Do you have a horse who hates to be touched? Dr. Stacey Tarr from Colorado presented a paper at the AAEP convention on techniques to deal with untouchable horses. All veterinarians are faced with treating them from time to time, but Dr. Tarr indicates it is common in her area. She said there are many methods to deal with these horses but the key is to try to do everything safely for the horse and humans. She uses several methods, including placing a calm horse in with the untouchable wild horse and this seems to sometimes calm the wild horse. The calm horse can also act as a shield to prevent human injury when trying to inject the wild horse. Roping these horses may be required but is not preferable because this further excites the horse. Sometimes a saddled horse can help gently pen the untouchable horse for an injection.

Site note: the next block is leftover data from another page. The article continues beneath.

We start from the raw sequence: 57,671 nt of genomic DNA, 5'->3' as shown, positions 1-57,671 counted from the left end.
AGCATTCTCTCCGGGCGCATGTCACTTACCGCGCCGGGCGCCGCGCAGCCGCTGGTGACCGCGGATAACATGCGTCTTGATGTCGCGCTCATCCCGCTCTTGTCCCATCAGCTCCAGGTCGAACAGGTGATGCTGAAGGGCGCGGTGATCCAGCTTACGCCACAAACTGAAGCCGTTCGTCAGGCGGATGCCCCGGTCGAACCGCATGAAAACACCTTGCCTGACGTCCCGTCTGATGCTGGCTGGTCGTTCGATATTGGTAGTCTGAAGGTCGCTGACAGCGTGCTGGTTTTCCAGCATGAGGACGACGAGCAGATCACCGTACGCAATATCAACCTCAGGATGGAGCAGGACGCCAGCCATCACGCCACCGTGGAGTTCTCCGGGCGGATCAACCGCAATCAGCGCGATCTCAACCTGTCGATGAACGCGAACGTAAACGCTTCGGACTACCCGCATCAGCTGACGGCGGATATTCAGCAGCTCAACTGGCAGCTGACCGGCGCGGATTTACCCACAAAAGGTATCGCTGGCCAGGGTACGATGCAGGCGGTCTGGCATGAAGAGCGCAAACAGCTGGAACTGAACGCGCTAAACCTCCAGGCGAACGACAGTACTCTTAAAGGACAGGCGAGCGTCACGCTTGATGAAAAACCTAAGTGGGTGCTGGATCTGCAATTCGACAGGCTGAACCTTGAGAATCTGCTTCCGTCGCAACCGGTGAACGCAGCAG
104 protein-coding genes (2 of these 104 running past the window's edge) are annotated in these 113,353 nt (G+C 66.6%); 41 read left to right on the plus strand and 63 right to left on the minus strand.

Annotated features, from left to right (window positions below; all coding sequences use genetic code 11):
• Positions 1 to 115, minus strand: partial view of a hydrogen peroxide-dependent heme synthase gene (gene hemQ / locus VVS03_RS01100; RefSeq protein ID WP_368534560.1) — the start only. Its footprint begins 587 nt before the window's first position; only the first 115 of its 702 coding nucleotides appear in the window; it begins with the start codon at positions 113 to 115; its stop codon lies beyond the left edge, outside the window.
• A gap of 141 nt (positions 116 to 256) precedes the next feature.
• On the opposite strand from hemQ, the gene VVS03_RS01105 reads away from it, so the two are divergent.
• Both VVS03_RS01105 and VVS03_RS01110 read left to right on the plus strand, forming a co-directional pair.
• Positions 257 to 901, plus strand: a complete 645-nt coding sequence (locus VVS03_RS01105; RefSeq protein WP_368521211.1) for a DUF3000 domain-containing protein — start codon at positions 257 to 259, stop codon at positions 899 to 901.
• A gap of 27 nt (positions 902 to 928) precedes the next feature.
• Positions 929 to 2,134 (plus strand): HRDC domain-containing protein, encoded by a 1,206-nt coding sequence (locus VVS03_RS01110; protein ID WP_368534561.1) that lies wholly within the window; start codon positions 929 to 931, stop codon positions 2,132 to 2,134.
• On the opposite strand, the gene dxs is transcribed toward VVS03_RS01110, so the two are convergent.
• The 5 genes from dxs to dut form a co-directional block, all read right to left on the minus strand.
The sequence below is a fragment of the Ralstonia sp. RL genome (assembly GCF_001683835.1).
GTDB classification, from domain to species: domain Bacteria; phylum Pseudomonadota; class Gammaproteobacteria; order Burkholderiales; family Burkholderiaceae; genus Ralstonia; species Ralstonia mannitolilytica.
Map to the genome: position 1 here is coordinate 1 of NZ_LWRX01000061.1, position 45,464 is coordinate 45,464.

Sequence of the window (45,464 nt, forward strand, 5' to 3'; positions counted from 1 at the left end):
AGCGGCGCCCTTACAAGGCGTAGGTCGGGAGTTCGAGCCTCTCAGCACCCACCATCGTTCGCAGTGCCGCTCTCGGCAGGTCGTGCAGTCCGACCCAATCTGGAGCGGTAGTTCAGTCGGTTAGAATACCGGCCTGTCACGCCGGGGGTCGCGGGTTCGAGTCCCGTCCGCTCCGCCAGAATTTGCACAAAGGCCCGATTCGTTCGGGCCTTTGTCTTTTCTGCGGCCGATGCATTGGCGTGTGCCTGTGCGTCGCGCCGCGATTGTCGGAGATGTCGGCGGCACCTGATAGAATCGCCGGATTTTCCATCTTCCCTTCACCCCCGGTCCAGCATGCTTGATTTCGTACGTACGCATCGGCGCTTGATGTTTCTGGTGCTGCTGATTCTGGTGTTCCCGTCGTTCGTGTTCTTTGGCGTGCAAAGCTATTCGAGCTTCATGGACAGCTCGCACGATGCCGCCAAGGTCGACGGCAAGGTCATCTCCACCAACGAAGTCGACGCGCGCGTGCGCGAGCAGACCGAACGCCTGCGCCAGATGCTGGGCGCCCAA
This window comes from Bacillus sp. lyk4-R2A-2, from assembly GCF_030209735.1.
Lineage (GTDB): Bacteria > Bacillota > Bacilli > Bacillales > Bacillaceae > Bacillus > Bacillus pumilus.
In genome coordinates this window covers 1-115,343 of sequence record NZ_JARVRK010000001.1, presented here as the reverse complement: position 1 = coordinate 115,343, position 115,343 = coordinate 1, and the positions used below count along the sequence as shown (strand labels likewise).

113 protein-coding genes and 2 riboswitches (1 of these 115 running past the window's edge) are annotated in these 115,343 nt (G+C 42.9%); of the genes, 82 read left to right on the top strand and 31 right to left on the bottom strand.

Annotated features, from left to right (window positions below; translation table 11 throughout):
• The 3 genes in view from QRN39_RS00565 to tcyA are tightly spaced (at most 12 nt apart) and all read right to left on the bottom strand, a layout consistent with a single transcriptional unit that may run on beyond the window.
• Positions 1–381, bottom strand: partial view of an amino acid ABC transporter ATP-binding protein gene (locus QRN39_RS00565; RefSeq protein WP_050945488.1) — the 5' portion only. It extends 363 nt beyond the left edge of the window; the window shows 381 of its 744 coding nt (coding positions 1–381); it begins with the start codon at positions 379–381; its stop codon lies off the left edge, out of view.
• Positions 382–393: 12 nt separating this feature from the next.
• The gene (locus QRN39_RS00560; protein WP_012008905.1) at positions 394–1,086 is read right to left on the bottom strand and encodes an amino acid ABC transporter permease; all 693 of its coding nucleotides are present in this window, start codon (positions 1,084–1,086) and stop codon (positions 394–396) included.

All of these horses have to be sedated and most have to be anesthetized to examine and treat them. Most sedatives used in horses block adrenaline to calm the horse, and when a horse is excited, it requires a higher dose of sedation, sometimes even double the amount normally used. This higher dose can be dangerous for the horse and even a double dose may not be effective in sedating an excited wild horse. Also, if the horse is injured and treatment is required for several days, it is almost impossible to treat these horses correctly because you cannot sedate and anesthetize the horse every day. Lastly, the expense of treating a wild horse is going to be much more than a normal horse due to your veterinarian's time involved and increased amount of drugs used. So if you have a horse that is uncontrollable and not at least halter broke, please start working with your horse today. It will save you money and possibly your horse's life.